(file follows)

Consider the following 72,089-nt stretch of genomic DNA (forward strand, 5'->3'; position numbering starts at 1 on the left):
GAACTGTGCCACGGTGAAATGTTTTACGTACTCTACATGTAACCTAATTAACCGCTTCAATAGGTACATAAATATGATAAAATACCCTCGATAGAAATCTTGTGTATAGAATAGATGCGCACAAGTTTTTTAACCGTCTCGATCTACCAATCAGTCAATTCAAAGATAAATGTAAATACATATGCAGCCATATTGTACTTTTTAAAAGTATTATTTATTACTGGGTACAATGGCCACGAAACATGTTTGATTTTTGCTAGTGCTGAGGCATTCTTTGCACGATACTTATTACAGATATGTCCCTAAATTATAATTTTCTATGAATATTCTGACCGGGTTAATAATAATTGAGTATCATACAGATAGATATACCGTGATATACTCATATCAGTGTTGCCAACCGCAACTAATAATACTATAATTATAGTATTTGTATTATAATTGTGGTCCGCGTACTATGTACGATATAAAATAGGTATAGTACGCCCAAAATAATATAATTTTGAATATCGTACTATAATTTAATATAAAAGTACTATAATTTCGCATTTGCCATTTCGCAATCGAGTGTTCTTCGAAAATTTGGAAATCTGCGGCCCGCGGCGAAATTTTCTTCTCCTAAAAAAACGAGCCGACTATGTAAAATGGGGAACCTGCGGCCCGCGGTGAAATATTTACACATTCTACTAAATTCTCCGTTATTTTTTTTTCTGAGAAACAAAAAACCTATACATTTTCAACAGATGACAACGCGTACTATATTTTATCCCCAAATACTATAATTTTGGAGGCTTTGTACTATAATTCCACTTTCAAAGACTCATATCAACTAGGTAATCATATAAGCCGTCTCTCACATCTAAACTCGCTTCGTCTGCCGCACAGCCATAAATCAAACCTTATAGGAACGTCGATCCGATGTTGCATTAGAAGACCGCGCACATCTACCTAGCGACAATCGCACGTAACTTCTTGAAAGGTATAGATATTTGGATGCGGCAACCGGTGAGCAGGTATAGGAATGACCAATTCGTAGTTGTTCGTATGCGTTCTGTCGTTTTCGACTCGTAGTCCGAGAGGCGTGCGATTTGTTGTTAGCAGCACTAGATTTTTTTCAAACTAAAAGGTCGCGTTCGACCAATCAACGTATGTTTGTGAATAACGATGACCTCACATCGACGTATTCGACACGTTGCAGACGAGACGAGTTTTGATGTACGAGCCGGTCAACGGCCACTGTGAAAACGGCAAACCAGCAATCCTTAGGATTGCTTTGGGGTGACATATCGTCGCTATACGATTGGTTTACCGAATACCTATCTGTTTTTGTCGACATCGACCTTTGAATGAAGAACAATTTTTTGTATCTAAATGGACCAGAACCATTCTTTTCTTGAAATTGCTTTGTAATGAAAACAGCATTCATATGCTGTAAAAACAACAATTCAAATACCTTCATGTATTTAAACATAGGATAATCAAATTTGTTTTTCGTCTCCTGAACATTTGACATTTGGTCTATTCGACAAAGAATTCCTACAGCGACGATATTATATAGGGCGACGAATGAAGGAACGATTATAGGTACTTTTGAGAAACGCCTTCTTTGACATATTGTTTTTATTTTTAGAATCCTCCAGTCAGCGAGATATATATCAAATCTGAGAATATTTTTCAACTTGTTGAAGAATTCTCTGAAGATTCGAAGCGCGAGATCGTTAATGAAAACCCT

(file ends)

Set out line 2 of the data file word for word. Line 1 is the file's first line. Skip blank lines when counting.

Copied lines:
GAACTGTGCCACGGTGAAATGTTTTACGTACTCTACATGTAACCTAATTAACCGCTTCAATAGGTACATAAATATGATAAAATACCCTCGATAGAAATCTTGTGTATAGAATAGATGCGCACAAGTTTTTTAACCGTCTCGATCTACCAATCAGTCAATTCAAAGATAAATGTAAATACATATGCAGCCATATTGTACTTTTTAAAAGTATTATTTATTACTGGGTACAATGGCCACGAAACATGTTTGATTTTTGCTAGTGCTGAGGCATTCTTTGCACGATACTTATTACAGATATGTCCCTAAATTATAATTTTCTATGAATATTCTGACCGGGTTAATAATAATTGAGTATCATACAGATAGATATACCGTGATATACTCATATCAGTGTTGCCAACCGCAACTAATAATACTATAATTATAGTATTTGTATTATAATTGTGGTCCGCGTACTATGTACGATATAAAATAGGTATAGTACGCCCAAAATAATATAATTTTGAATATCGTACTATAATTTAATATAAAAGTACTATAATTTCGCATTTGCCATTTCGCAATCGAGTGTTCTTCGAAAATTTGGAAATCTGCGGCCCGCGGCGAAATTTTCTTCTCCTAAAAAAACGAGCCGACTATGTAAAATGGGGAACCTGCGGCCCGCGGTGAAATATTTACACATTCTACTAAATTCTCCGTTATTTTTTTTTCTGAGAAACAAAAAACCTATACATTTTCAACAGATGACAACGCGTACTATATTTTATCCCCAAATACTATAATTTTGGAGGCTTTGTACTATAATTCCACTTTCAAAGACTCATATCAACTAGGTAATCATATAAGCCGTCTCTCACATCTAAACTCGCTTCGTCTGCCGCACAGCCATAAATCAAACCTTATAGGAACGTCGATCCGATGTTGCATTAGAAGACCGCGCACATCTACCTAGCGACAATCGCACGTAACTTCTTGAAAGGTATAGATATTTGGATGCGGCAACCGGTGAGCAGGTATAGGAATGACCAATTCGTAGTTGTTCGTATGCGTTCTGTCGTTTTCGACTCGTAGTCCGAGAGGCGTGCGATTTGTTGTTAGCAGCACTAGATTTTTTTCAAACTAAAAGGTCGCGTTCGACCAATCAACGTATGTTTGTGAATAACGATGACCTCACATCGACGTATTCGACACGTTGCAGACGAGACGAGTTTTGATGTACGAGCCGGTCAACGGCCACTGTGAAAACGGCAAACCAGCAATCCTTAGGATTGCTTTGGGGTGACATATCGTCGCTATACGATTGGTTTACCGAATACCTATCTGTTTTTGTCGACATCGACCTTTGAATGAAGAACAATTTTTTGTATCTAAATGGACCAGAACCATTCTTTTCTTGAAATTGCTTTGTAATGAAAACAGCATTCATATGCTGTAAAAACAACAATTCAAATACCTTCATGTATTTAAACATAGGATAATCAAATTTGTTTTTCGTCTCCTGAACATTTGACATTTGGTCTATTCGACAAAGAATTCCTACAGCGACGATATTATATAGGGCGACGAATGAAGGAACGATTATAGGTACTTTTGAGAAACGCCTTCTTTGACATATTGTTTTTATTTTTAGAATCCTCCAGTCAGCGAGATATATATCAAATCTGAGAATATTTTTCAACTTGTTGAAGAATTCTCTGAAGATTCGAAGCGCGAGATCGTTAATGAAAACCCT